Based upon the limited review conducted, the AG found no diversion of charitable assets by the Foundation. Nevertheless, the Closing Letter (pdf) by Belinda Johns, Senior Assistant AG to the Foundation's counsel points out that the Board did not always exercise adequate fiscal oversight. This Closing Letter is instructive for understanding what the duties of directors of nonprofit charitable organizations are with regard to adequate fiscal oversight, especially under California law.
The underlying principle of law is that the Board of Directors of an organization holding charitable assets in California has the ultimate responsibility for those assets and must manage and protect them from being diverted from the charitable purposes of the organization or, if applicable, the specific purposes for which the assets were given. The Board must see to the "protection of charitable assets" under its control. As the AG's letter points out, among other things, that means that the Board is responsible for:
- Comparing and analyzing revenues and expenses on a periodic basis to determine if the organization is meeting its budgetary goals.
- Reconciling endowment accounts and correctly identifying restricted and unrestricted funds. Board members may be personally liable for restricted funds which are incorrectly released.
- Reviewing budgets for special events. "Assessing the effectiveness of a fundraising event is essential to avoid waste of charitable assets."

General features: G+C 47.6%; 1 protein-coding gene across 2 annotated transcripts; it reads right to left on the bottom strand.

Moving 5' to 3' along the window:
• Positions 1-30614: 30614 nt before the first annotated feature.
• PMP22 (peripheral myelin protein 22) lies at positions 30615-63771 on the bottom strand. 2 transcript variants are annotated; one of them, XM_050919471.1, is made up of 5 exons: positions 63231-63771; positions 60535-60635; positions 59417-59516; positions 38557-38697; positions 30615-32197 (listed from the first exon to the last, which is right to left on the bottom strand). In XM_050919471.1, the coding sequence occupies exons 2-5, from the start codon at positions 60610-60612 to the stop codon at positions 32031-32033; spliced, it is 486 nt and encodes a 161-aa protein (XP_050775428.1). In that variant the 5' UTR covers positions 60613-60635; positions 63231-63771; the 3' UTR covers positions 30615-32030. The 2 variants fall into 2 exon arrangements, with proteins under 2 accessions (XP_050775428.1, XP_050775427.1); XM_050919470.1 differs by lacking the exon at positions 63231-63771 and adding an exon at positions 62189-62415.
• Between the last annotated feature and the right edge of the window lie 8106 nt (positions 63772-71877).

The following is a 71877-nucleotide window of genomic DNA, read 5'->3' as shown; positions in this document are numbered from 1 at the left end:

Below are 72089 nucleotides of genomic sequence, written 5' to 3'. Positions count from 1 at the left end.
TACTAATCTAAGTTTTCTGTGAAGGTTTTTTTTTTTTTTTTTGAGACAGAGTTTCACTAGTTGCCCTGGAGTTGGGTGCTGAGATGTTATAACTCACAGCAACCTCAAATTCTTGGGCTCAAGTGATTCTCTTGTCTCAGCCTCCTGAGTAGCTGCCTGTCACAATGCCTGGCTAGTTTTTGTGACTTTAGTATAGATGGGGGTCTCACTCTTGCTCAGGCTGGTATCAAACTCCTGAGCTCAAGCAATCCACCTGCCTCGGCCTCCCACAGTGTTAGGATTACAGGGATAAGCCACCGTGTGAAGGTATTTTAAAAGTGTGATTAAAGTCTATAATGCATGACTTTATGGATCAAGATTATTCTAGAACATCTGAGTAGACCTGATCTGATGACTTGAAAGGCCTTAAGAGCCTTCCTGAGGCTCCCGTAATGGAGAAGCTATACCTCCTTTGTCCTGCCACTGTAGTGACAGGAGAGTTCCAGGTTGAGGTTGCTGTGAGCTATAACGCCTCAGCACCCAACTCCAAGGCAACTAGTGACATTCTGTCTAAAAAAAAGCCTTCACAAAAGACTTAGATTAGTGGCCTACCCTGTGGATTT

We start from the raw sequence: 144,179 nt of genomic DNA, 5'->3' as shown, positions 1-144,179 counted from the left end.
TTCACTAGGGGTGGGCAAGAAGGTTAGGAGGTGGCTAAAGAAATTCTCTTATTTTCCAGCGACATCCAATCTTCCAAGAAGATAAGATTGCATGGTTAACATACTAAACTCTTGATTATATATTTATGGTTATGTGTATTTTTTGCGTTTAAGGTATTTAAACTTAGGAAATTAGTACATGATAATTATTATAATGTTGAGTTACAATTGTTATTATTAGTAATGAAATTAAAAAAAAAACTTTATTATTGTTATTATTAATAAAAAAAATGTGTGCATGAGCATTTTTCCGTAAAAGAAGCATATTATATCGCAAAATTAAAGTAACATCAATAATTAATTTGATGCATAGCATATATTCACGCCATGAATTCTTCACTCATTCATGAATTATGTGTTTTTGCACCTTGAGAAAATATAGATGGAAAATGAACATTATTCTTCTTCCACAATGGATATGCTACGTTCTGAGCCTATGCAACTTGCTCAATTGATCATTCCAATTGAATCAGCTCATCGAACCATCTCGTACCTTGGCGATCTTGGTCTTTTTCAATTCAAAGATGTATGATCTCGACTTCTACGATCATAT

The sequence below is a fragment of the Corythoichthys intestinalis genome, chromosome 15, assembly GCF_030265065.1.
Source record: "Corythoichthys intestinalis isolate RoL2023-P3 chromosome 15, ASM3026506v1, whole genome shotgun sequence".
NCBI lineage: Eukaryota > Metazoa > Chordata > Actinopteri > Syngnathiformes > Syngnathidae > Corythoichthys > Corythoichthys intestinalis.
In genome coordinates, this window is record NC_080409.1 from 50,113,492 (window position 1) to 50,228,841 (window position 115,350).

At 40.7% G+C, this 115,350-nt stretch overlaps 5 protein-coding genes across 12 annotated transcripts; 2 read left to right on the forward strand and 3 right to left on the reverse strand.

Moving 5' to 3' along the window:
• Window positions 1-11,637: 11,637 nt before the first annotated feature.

- Managing fundraising activities administered by outside groups. "The board must exercise control over the representations made by fundraisers in order to assure those representations are accurate and to determine whether they include language that may restrict donations for a specific purpose."
- Supervision of Trustees and Fundraisers for Charitable Purposes Act (Gov. Code section 12580 et seq)
- California Public Benefit Corporation Law (Corp. Code section 5000 et seq.)
- Uniform Prudent Management of Institutional Funds Act (UPMIFA) (Prob. Code section 18501 et seq.)
As part of the closing of the investigation, the Board of CSU Stanislaus Foundation agreed to undertake "'board training' to assure they fully understand their fiduciary duties" under these laws. Boards of other organizations that find themselves not fully understanding their fiduciary duties could probably do no better than to initiate a similar board training by reviewing the Closing Letter and discussing how and where they can improve their management and protection of charitable assets.